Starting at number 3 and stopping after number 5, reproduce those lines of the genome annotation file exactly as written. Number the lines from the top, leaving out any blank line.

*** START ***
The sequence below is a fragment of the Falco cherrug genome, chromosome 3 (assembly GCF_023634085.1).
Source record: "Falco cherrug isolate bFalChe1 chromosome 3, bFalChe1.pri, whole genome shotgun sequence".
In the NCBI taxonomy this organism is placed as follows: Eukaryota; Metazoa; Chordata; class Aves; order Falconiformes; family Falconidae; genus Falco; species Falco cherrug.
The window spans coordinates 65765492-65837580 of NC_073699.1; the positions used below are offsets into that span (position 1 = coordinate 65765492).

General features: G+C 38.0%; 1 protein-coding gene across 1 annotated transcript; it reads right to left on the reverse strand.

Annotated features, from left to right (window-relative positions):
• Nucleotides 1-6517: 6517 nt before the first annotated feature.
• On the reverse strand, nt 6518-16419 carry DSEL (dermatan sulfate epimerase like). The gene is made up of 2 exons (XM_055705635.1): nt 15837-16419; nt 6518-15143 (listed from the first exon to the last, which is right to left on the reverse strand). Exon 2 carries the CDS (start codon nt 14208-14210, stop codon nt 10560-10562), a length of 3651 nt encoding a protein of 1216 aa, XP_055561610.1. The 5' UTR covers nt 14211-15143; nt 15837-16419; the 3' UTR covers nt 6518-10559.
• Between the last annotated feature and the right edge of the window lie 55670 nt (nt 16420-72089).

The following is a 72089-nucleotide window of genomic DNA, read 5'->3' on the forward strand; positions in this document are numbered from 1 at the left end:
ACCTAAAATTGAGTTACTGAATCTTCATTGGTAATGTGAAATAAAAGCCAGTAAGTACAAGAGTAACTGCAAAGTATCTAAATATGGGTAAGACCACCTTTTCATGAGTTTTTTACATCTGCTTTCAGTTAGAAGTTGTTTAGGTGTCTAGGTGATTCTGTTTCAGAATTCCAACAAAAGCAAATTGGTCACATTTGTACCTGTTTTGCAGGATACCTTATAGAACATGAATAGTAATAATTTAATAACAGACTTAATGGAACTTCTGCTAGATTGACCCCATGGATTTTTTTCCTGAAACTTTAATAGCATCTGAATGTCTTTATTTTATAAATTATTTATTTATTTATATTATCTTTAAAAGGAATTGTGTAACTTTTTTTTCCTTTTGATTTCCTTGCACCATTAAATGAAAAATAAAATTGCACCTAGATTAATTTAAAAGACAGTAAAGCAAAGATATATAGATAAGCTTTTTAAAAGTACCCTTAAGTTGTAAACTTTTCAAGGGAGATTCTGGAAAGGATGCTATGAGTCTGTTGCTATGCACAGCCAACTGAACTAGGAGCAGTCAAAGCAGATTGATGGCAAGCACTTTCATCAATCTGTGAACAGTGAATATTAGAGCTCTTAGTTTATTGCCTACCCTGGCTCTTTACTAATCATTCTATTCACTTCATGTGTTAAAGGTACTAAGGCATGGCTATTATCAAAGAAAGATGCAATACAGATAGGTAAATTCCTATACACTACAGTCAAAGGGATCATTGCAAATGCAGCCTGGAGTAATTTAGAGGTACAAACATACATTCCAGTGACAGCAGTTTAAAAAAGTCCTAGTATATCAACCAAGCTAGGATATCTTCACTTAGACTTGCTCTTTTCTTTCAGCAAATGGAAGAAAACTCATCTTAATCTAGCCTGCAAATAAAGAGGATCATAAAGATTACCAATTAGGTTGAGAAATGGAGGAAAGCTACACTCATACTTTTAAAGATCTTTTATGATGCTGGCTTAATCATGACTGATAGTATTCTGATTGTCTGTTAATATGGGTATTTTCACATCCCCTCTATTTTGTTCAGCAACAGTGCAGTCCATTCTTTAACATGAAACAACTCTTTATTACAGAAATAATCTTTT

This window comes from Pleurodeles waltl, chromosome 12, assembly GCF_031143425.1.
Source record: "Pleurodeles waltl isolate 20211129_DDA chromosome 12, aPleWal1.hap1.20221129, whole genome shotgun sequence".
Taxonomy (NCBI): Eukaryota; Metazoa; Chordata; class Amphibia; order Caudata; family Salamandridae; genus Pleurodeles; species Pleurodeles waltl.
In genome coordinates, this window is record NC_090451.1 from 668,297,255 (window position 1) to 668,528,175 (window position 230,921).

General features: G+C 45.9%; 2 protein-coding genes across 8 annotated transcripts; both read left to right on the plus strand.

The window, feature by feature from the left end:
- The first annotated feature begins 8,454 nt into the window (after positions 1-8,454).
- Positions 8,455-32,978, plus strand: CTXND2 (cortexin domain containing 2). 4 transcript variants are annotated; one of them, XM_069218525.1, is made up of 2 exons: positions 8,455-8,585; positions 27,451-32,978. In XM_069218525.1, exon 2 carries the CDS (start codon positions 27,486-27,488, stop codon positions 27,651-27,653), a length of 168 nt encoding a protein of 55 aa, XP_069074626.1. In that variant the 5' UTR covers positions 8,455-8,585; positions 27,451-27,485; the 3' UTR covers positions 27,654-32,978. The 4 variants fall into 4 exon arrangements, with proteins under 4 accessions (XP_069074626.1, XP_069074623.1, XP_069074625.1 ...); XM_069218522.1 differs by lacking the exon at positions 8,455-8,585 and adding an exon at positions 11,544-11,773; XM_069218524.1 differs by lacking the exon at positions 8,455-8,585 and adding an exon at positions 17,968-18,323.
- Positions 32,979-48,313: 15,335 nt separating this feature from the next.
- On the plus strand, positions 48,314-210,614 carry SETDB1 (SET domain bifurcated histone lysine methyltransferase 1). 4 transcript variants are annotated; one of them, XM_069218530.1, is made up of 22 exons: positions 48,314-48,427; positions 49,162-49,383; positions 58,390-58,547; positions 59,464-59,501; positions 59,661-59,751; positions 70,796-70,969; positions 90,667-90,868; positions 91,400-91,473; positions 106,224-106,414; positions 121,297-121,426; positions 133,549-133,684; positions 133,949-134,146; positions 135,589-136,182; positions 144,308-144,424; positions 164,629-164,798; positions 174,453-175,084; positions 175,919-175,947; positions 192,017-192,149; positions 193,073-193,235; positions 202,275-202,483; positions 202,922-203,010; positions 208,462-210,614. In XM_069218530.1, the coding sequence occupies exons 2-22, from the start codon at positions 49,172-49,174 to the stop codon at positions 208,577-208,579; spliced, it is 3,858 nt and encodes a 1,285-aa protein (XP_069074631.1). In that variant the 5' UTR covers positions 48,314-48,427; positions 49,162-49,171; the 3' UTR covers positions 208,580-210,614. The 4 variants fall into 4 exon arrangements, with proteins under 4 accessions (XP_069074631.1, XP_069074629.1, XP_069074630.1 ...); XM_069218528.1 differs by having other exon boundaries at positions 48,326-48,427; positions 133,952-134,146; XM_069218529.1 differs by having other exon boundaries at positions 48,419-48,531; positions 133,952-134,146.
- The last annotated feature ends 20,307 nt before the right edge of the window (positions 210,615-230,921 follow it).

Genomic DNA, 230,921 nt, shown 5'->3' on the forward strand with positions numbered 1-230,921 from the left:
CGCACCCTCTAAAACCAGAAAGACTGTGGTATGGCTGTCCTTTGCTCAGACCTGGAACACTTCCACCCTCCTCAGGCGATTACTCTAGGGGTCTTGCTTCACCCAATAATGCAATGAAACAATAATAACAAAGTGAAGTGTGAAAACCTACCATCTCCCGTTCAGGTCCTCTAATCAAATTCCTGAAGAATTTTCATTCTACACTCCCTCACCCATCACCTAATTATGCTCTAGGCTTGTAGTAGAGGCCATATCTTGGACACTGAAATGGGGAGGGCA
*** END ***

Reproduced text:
In the NCBI taxonomy this organism is placed as follows: Eukaryota; Metazoa; Chordata; class Aves; order Falconiformes; family Falconidae; genus Falco; species Falco cherrug.
The window spans coordinates 65765492-65837580 of NC_073699.1; the positions used below are offsets into that span (position 1 = coordinate 65765492).

General features: G+C 38.0%; 1 protein-coding gene across 1 annotated transcript; it reads right to left on the reverse strand.